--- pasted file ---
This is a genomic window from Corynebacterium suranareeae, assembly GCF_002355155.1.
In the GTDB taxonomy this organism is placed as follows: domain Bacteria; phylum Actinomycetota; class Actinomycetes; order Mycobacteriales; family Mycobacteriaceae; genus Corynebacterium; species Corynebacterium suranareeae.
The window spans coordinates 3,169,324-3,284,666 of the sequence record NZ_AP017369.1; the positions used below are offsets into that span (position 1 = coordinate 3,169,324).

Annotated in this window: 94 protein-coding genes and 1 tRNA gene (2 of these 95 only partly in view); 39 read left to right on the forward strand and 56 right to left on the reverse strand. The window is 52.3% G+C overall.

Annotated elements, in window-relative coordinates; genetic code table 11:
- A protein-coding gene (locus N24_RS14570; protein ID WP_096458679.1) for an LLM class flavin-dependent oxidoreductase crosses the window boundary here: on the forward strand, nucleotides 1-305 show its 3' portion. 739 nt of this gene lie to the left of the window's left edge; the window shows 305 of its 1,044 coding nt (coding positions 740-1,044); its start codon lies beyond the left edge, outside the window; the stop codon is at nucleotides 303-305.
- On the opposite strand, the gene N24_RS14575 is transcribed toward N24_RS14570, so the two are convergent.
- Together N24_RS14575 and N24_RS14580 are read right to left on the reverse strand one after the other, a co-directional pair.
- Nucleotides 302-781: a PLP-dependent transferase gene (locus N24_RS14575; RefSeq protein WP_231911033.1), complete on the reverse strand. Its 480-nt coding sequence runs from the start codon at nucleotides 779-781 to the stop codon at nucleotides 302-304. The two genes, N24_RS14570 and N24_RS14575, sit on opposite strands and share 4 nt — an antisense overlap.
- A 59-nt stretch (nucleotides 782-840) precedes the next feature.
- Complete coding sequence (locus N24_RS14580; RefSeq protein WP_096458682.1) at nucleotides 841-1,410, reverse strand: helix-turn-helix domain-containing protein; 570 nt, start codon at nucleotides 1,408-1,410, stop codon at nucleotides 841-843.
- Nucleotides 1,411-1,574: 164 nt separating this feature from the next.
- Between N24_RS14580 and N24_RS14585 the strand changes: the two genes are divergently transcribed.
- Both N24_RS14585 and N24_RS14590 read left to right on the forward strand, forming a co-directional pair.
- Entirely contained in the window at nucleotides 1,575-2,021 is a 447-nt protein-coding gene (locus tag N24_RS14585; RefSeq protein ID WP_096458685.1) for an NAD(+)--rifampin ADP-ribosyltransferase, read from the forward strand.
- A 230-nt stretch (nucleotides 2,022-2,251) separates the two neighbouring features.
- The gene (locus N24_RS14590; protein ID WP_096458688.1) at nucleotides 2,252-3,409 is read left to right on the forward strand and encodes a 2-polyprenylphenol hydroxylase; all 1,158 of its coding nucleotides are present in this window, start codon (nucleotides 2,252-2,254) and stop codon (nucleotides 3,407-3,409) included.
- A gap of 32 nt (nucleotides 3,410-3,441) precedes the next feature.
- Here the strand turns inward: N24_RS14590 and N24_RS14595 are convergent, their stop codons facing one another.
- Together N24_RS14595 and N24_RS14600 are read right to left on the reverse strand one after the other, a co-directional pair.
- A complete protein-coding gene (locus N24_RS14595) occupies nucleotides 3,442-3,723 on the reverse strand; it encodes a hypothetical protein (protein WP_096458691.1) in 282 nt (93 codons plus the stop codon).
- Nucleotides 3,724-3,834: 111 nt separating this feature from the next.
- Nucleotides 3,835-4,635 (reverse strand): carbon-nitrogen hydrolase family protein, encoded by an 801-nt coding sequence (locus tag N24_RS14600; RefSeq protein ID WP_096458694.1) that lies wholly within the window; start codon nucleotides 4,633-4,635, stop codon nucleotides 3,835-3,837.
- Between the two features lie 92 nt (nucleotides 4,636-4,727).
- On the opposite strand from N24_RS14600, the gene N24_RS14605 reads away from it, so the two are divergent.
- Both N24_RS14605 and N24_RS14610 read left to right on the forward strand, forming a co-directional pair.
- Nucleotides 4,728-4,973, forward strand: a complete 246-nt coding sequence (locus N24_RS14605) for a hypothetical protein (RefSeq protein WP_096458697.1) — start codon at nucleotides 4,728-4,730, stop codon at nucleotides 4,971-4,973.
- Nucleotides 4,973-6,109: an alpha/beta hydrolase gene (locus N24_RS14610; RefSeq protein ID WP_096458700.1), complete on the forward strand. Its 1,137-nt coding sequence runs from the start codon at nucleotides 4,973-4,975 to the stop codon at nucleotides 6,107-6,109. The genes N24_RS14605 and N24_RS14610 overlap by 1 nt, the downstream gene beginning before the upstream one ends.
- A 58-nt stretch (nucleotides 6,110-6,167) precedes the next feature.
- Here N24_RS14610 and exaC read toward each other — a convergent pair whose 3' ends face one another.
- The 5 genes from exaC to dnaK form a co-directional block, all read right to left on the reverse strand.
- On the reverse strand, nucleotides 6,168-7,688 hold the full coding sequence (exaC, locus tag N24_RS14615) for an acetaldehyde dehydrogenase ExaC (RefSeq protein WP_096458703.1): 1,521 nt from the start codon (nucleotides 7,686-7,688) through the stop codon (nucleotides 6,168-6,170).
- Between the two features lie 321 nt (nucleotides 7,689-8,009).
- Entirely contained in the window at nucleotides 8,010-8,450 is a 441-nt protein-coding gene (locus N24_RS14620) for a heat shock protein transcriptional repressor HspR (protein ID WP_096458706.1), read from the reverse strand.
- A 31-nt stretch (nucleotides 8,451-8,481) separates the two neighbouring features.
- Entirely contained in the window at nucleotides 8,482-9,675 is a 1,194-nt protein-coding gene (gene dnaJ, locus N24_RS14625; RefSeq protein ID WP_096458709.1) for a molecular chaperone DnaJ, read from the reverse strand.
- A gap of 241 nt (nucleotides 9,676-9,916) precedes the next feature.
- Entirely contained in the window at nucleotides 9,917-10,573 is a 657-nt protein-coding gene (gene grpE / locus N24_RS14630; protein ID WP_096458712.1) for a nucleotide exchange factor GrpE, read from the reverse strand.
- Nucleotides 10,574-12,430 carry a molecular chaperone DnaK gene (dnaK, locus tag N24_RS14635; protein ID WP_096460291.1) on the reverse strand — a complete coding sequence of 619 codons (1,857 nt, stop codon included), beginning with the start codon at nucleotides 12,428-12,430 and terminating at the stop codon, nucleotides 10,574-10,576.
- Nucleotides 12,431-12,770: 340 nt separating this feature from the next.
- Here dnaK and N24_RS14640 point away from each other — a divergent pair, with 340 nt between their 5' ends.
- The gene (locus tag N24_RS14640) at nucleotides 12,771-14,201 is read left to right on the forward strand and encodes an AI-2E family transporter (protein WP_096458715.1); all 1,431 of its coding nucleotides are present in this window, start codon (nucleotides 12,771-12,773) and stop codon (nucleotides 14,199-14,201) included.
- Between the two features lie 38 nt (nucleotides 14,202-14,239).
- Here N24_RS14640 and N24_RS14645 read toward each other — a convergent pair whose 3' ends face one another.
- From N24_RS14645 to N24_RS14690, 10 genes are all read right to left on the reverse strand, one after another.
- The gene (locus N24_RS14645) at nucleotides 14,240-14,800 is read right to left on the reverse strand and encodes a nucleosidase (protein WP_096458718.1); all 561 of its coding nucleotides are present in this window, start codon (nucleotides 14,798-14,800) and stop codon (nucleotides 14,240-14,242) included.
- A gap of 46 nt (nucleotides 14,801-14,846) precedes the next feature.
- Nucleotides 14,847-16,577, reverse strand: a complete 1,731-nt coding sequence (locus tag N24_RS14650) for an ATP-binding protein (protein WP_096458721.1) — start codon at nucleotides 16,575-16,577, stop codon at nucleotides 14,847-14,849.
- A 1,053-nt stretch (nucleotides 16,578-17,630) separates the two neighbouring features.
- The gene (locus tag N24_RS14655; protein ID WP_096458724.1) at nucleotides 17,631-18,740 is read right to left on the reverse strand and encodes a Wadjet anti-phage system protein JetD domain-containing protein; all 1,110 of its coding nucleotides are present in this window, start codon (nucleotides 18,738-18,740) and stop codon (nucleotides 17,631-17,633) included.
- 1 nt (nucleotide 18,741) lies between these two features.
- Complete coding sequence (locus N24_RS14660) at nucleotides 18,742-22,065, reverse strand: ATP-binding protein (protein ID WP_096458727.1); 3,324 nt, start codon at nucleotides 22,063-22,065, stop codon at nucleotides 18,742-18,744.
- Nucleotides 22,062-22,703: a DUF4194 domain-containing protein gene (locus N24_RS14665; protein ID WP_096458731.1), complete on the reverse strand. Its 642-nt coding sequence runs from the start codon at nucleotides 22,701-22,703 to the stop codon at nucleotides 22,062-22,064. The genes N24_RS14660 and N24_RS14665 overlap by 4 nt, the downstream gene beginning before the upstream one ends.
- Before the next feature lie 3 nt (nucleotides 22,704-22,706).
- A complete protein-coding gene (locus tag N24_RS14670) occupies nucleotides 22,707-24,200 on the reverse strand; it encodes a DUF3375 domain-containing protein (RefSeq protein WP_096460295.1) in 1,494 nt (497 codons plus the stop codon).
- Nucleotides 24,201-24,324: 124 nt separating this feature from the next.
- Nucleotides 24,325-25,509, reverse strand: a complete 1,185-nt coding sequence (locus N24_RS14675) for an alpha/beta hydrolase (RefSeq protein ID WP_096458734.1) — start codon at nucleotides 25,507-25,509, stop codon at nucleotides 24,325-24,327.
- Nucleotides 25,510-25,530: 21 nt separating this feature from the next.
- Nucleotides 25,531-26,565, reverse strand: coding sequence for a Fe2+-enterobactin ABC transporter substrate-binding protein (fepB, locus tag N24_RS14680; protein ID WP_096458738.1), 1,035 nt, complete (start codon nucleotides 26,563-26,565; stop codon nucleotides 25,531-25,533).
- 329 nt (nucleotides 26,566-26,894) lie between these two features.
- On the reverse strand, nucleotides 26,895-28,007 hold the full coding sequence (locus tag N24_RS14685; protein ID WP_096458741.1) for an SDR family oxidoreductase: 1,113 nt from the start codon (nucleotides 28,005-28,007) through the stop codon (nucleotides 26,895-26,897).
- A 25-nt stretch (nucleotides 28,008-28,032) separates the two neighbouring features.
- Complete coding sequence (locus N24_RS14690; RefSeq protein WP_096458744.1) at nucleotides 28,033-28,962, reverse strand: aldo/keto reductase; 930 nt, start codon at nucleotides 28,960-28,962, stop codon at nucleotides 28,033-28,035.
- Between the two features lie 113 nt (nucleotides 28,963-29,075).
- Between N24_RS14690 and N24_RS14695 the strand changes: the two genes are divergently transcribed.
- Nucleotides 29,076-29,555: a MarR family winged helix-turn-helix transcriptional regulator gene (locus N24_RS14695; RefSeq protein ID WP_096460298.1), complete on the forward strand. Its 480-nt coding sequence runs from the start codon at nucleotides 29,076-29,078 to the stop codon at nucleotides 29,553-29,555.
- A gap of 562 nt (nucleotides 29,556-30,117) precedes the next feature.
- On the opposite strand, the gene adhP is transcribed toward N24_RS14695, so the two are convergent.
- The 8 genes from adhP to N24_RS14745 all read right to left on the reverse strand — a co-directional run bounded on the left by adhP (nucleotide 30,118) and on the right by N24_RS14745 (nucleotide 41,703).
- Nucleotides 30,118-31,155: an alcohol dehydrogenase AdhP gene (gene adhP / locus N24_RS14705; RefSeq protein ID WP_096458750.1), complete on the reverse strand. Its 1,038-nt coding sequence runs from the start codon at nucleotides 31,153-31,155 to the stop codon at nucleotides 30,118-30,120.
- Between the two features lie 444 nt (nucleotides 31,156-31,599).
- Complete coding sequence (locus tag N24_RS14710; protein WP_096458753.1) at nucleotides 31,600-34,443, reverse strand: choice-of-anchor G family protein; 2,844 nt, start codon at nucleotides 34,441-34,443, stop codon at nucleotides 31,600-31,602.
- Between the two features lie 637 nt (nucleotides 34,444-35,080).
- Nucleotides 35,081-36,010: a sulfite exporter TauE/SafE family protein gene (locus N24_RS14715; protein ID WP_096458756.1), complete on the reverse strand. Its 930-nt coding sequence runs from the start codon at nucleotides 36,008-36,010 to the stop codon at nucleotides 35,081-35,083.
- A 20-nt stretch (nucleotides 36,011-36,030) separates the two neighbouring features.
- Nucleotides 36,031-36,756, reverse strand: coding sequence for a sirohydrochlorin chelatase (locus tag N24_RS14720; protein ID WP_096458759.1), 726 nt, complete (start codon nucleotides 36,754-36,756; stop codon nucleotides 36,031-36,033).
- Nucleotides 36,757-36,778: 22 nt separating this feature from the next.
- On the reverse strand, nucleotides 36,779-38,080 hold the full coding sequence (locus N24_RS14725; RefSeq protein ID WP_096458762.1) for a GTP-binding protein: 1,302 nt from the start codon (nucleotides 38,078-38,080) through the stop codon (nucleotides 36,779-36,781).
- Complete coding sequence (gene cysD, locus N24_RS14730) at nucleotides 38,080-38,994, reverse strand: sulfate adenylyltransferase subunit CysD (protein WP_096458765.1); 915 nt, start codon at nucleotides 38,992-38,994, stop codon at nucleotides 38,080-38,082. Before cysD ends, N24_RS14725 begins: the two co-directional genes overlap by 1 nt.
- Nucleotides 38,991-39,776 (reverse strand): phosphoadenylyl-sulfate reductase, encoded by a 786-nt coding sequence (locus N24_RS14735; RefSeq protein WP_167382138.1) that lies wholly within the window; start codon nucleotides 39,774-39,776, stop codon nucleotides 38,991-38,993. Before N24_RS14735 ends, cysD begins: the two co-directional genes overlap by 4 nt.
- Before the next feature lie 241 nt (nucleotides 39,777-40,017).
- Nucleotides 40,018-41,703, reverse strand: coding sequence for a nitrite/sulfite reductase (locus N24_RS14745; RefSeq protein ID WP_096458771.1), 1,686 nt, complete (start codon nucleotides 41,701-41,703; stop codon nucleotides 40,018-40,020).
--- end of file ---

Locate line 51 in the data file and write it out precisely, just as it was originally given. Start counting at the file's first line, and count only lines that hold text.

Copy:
- 1 nt (nucleotide 18,741) lies between these two features.